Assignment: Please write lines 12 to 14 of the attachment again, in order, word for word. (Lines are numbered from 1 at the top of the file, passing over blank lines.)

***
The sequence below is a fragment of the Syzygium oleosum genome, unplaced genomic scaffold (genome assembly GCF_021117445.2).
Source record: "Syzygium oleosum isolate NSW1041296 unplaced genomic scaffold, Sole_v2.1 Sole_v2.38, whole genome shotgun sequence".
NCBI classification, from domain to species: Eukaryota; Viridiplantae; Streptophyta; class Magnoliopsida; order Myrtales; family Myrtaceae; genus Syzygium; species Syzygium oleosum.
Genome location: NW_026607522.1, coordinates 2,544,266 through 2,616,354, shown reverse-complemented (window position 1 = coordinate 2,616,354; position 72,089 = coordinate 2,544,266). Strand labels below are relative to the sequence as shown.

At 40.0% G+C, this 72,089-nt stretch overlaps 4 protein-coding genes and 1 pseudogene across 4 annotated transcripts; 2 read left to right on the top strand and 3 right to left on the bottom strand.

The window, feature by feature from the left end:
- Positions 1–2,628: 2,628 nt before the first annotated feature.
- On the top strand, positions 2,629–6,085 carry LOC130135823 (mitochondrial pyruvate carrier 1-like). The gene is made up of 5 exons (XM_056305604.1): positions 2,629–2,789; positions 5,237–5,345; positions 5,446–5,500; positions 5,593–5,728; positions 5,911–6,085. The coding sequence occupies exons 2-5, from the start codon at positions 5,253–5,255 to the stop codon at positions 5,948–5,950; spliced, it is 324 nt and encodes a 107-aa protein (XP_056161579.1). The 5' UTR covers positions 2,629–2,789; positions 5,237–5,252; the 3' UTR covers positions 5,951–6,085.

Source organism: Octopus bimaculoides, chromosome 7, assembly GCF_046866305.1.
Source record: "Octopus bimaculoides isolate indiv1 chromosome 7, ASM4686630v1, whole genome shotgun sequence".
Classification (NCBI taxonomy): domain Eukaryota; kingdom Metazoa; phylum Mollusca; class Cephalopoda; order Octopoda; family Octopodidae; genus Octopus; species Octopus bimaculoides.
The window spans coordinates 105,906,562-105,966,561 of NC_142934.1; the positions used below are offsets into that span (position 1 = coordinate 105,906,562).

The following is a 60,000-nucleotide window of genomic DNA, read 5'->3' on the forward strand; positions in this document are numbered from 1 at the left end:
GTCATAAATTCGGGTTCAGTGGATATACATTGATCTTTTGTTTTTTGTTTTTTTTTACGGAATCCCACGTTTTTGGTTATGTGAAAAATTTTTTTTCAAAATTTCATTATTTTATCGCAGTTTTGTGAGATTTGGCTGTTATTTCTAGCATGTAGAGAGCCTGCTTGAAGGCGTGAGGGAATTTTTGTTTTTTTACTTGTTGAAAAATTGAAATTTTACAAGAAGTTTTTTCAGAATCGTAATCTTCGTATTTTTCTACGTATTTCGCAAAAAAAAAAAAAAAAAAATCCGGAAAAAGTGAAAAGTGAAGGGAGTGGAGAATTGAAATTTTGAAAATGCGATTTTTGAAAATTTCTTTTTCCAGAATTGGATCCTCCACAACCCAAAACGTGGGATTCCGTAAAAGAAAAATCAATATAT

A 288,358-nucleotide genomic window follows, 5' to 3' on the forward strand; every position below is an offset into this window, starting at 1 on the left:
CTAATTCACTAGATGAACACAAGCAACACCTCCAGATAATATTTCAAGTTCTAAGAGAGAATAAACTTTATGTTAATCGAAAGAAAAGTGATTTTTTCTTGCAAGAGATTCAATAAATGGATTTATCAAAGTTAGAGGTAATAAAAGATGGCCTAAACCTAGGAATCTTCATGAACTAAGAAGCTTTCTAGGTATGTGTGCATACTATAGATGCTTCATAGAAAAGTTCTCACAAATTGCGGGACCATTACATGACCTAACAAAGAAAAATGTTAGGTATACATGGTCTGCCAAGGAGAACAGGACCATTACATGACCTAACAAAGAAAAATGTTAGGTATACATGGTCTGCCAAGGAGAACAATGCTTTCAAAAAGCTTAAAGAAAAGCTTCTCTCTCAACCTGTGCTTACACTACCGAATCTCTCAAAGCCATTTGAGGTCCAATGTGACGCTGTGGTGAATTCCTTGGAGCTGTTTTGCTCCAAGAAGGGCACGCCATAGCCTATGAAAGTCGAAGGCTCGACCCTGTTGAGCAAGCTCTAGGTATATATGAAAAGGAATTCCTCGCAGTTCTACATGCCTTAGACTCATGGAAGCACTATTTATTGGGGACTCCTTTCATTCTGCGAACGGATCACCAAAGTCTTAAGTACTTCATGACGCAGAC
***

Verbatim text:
The window spans coordinates 105,906,562-105,966,561 of NC_142934.1; the positions used below are offsets into that span (position 1 = coordinate 105,906,562).

The following is a 60,000-nucleotide window of genomic DNA, read 5'->3' on the forward strand; positions in this document are numbered from 1 at the left end:
GTCATAAATTCGGGTTCAGTGGATATACATTGATCTTTTGTTTTTTGTTTTTTTTTACGGAATCCCACGTTTTTGGTTATGTGAAAAATTTTTTTTCAAAATTTCATTATTTTATCGCAGTTTTGTGAGATTTGGCTGTTATTTCTAGCATGTAGAGAGCCTGCTTGAAGGCGTGAGGGAATTTTTGTTTTTTTACTTGTTGAAAAATTGAAATTTTACAAGAAGTTTTTTCAGAATCGTAATCTTCGTATTTTTCTACGTATTTCGCAAAAAAAAAAAAAAAAAAATCCGGAAAAAGTGAAAAGTGAAGGGAGTGGAGAATTGAAATTTTGAAAATGCGATTTTTGAAAATTTCTTTTTCCAGAATTGGATCCTCCACAACCCAAAACGTGGGATTCCGTAAAAGAAAAATCAATATAT